‘Inquiries ongoing’ after Síol na hÉireann stages protest outside Ballyhaunis Islamic Centre

A photo of Síol na hÉireann members and their leader, Niall McConnell, outside Cork city library.

Gardaí are investigating after far-right group Síol na hÉireann staged a protest outside an Islamic Centre in Ballyhaunis, Co. Mayo. Led by Donegal man Niall McConnell, the group regularly promotes conspiracy theories around immigration and the Jewish and Islamic religions. 

McConnell ran as an independent candidate in the 2020 general election. He received 580 first-preference votes. 

Islamophobia

Síol na hÉireann and McConnell protested outside the Ballyhaunis Islamic Centre on 17 October. McConnell posted about the protest on the group’s Telegram page. He described the protest as a “stand against Sharia Law in all it’s [sic] forms”. And he went on to say that him and his group “cannot accept a Sharia plantation in Ireland”. 

In a photo McConnell posted on the group’s Telegram page, he and his group can be seen standing in front of a banner which reads “No Sharia in Ireland: Make Ireland Catholic Again”. 

A spokesperson for the gardaí told The Beacon that it had received a report about the protest. And, as a result, “Inquiries are ongoing”.

Dialogue

The Beacon also contacted the Islamic Foundation of Ireland (IFI) about Síol na Éireann’s protest. According to its website the IFI is “the official representative of Muslims in Ireland”. As part of its work it “looks after the religious, educational and social needs of Muslims in Ireland”.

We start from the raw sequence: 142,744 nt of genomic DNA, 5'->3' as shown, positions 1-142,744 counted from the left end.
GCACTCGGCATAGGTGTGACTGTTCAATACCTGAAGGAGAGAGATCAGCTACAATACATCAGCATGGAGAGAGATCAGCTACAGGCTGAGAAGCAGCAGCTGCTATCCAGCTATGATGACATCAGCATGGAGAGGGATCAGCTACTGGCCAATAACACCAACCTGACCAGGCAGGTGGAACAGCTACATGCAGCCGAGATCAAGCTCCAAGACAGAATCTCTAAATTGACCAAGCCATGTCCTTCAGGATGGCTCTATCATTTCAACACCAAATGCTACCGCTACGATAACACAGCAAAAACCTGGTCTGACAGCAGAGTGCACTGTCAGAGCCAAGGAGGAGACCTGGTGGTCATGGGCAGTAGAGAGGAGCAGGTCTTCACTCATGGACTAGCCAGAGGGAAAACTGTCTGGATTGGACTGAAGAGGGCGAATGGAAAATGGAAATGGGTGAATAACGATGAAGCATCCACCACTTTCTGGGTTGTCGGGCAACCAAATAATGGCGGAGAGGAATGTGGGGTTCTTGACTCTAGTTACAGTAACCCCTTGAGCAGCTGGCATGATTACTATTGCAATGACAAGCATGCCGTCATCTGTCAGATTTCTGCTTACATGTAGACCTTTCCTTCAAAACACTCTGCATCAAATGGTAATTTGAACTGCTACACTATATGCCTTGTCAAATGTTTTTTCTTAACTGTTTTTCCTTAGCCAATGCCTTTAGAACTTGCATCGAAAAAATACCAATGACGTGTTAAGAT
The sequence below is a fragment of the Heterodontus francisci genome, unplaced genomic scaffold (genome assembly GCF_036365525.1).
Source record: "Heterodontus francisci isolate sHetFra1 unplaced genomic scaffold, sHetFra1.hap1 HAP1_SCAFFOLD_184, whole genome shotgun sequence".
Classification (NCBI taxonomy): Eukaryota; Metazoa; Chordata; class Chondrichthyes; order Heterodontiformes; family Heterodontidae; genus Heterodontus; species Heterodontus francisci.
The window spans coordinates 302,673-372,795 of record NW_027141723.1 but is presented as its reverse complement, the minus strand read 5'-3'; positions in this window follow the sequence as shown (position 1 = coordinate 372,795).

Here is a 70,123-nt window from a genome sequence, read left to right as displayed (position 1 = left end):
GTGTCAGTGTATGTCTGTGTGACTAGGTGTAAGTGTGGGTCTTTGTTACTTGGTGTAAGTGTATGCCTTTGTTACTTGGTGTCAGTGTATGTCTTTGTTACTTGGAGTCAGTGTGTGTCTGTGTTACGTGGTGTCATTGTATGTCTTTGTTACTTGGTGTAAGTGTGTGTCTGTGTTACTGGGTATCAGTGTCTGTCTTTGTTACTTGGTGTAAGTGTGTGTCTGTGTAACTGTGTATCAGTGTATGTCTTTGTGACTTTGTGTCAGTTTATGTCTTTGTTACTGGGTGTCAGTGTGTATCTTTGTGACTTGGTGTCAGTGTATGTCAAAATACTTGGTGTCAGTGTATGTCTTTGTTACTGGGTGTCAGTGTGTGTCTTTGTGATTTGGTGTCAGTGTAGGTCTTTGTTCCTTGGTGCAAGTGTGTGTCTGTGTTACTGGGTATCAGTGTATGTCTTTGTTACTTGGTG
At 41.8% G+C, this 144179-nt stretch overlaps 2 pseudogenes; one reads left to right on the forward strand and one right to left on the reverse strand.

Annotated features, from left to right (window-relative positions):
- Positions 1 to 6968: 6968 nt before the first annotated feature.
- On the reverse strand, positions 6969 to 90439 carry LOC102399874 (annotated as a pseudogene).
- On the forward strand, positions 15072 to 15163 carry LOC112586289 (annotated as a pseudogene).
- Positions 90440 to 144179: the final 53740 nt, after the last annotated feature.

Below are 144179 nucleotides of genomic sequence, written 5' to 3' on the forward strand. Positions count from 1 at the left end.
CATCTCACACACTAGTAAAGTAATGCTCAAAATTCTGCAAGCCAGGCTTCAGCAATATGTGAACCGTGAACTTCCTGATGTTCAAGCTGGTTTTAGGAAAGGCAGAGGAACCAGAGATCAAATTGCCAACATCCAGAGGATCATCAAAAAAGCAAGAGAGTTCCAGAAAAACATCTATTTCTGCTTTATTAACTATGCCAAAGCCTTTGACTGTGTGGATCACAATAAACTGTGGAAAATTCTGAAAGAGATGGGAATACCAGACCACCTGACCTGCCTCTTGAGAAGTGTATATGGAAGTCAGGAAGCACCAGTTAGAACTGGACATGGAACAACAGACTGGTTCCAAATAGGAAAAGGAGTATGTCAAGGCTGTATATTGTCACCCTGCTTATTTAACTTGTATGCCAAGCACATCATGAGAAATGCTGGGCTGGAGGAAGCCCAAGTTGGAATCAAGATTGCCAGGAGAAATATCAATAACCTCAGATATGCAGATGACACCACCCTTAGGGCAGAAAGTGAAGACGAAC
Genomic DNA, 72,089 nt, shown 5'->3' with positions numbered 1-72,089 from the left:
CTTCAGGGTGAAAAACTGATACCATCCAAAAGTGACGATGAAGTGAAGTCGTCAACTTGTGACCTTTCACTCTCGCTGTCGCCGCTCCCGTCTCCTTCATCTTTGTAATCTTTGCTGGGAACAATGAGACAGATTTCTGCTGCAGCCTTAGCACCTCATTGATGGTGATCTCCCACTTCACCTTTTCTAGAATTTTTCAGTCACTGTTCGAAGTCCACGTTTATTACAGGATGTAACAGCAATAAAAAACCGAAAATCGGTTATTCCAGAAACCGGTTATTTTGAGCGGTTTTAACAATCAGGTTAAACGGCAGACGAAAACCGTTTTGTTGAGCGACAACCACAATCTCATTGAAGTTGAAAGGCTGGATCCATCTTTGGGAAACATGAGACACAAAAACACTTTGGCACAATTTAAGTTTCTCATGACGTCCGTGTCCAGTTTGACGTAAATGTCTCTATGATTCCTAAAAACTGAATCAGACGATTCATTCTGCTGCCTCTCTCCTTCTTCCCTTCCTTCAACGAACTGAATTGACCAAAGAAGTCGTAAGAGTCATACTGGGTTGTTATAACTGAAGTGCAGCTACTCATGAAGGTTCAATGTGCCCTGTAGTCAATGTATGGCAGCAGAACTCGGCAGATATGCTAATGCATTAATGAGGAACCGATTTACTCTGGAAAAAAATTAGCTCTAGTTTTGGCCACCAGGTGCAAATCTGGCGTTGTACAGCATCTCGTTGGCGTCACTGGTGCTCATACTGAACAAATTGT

In response to our query a spokesperson for the IFI quoted a verse of the Quran, writing:

O People! Behold. We have created you all out of a male and a female, and have made you into nations and tribes, so that you might come to know one another. Verily, the noblest of you in the sight of God is the one who is most deeply conscious of Him. Behold, God is all-knowing, all-aware.

The spokesperson went on to say that “Dialogue is often the means to creating a tolerant and understanding society”. And that this is “the best way to get to know one another”. 

Conspiracies and fundraising 

In July The Beacon revealed that Síol na hÉireann is not registered as a political party. Instead, it is registered a private, for-profit company with McConnell as its director. It was also revealed that the group may be in breach of legislation regarding donations received for political purposes. 

The group’s leader regularly promotes conspiracy theories, such as the “Great Replacement”. And he has spoken of a Zionist elite intent on destroying European nationalism.

During a meeting in the EU Parliament earlier this year he told those in attendance that a “Zionist elite” are importing “jihadi Islamists” into Europe. McConnell said this is part of a war on nationalists such as himself and considers it a “holy crusade”. 

McConnell’s group has also been confronted by anti-racism activists. In July members of the Cork Branch of the Connolly Youth Movement (CYM) stopped the group from setting up a stall in Cork.

In a video of the incident, a Síol na hÉireann supporter could be heard telling a member of CYM that he would “tear the fucking head off you and throw the head on the floor”.

Featured image via YouTube – Screenshot


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